We have all been there: the conference presentation we had hoped would give us some informed insight on the world market for sprockets, and instead ended up as a (not particularly effective) sales presentation for Sprocket Incorporated. While the objective of presenting one’s company in the best possible light may be a laudable one, an overzealous message can backfire. This applies in both conference and exhibition settings.
Most people would probably agree that the starting point in putting together any sort of presentation has to be the end point: what do you hope to achieve? This will determine what kind of presentation or exhibit you create – or even whether you take part in an event at all.
A key element in any decision of this sort is inevitably the degree of control that an individual or company has over a given event. An internal sales conference will present quite different opportunities to an external conference organised by a third party. Similarly, the competitive environment of an industry show may not be the right setting for the particular message that a company wants to communicate.
Forewarned is forearmed
Along with lack of control over a given event can come lack of knowledge about the event. Knowing as much as possible about your audience is of vital importance in any decision on involvement and in shaping an eventual presentation. Research into the size and nature of your audience should also influence the tone and content of your presentation, and the degree to which your company and its products need to be “sold”.
In the setting of an industry conference hosted by a third party, having the company name and logo on literature and visuals, together with a brief introduction, may well be all the promotion that is required. Cristina Stuart, managing director of training company Speak First, believes that a lengthy description of work done for different clients is quite unnecessary in the majority of presentations. She advises: “Mention three genuine clients of a reasonable size. That positions you – there’s no need for a list.”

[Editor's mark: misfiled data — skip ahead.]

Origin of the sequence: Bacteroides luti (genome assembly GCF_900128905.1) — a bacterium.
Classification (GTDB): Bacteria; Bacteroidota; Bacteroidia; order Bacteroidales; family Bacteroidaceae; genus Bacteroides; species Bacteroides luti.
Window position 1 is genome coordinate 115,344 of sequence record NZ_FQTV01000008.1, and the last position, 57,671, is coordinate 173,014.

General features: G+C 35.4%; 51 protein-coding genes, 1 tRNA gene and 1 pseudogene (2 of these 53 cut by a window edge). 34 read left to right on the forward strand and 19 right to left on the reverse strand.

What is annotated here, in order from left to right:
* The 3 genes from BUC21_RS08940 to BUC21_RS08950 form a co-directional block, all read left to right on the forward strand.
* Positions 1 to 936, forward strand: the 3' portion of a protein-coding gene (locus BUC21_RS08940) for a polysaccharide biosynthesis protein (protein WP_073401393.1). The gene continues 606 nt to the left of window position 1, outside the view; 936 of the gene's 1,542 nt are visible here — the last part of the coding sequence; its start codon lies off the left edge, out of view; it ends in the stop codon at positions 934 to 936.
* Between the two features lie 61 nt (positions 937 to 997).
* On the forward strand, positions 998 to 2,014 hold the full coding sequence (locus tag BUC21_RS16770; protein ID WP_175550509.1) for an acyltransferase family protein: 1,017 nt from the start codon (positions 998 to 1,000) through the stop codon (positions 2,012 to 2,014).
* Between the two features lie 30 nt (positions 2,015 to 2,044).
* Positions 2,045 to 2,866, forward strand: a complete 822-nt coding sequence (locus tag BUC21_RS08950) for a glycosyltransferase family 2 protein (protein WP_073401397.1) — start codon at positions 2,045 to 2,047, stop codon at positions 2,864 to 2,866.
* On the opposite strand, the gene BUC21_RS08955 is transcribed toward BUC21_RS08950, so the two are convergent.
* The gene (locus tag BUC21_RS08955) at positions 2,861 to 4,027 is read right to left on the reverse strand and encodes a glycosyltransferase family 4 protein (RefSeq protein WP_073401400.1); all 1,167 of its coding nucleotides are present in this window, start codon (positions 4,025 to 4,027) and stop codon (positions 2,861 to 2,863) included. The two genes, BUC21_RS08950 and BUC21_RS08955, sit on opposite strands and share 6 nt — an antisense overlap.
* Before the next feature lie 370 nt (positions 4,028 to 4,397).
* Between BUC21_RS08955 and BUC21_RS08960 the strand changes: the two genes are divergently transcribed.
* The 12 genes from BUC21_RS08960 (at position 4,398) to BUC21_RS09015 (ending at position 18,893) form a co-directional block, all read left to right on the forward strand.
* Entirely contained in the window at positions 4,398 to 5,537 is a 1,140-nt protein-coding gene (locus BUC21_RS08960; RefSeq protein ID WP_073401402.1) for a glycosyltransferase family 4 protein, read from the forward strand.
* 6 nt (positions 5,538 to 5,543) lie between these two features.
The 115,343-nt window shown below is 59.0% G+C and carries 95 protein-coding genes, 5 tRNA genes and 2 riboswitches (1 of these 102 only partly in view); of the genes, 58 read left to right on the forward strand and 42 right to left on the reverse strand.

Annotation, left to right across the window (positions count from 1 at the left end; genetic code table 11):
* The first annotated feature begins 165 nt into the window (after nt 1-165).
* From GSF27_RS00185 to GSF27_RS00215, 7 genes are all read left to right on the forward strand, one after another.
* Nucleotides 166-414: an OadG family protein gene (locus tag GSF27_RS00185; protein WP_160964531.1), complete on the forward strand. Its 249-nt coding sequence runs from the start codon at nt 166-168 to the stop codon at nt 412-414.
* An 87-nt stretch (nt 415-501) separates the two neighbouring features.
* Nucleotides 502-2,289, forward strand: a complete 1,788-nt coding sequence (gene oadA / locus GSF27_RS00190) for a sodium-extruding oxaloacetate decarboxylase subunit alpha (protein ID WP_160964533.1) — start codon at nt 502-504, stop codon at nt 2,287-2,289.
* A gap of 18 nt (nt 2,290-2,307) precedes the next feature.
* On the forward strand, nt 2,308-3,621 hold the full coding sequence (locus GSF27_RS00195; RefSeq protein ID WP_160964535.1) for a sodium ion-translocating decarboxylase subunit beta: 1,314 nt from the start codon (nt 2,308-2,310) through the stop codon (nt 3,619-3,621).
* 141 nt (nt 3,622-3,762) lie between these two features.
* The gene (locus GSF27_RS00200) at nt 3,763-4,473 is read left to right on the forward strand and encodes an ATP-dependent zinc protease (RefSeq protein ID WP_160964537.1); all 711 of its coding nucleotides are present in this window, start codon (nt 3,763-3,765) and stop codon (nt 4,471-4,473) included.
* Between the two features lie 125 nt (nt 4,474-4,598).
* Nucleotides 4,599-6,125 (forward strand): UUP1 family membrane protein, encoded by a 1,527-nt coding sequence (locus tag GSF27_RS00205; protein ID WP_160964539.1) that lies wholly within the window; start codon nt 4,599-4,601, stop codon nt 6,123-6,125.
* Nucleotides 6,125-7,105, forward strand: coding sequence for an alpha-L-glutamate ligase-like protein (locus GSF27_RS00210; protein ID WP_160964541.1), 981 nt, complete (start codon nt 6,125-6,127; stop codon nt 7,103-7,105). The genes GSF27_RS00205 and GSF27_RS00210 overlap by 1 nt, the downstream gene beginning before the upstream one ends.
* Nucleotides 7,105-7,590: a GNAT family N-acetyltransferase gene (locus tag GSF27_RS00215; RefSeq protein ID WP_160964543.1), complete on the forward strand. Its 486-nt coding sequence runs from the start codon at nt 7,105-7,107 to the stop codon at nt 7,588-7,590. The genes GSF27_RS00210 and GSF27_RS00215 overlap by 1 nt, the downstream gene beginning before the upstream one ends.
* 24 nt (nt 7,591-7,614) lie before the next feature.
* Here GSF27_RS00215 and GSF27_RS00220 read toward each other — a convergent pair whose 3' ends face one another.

In many situations, says Stuart, more can be gained by appearing authoritative and well-informed than by uncritically listing your company’s achievements: “It’s quite easy to sell in a low-key way simply by demonstrating knowledge.”
She adds that, when a presentation consists of little more than self-congratulation, the audience may be left wondering why this business needs to sell itself so hard.
Simon Hambley, managing director of live events agency Acclaim, believes that a company-organised event which takes a more wide-ranging approach to its subject matter will attract a better class of delegate. He says: “As a company and an individual, you gain kudos from talking about wider aspects of the industry.”
Even for internal conferences, says Acclaim, attitudes have changed in the past few years about what sort of content and tone is most effective. Hambley says: “Sales events used to consist of directors boring the pants off their audience, talking down to people, and then getting drunk in the evening. Now, companies often invite an external consultant, a business partner or a customer to present, maybe on a negative area. They will motivate the audience by prompting constructive feedback to more accurate information.”
A similar approach could be applied to broad-based exhibitions, according to IT events research company PEAK Report. Statistics from a report last year showed that 76 per cent of those who declined to visit IT exhibitions would be more likely to attend if vendors began treating events as opportunities to inform rather than sales forums.
Hard sell, or easy does it?
In the IT market, says PEAK managing director Peter Heath, only about a fifth of potential visitors actually attend trade shows, despite the plethora of events available. The idea of not trying to create direct sales leads on an exhibition stand, and being content merely to provide a low-pressure information service is, for most businesses, unthinkable. But for a company or exhibition organiser that knows how to make this into a workable reality, according to Heath, the opportunity is there.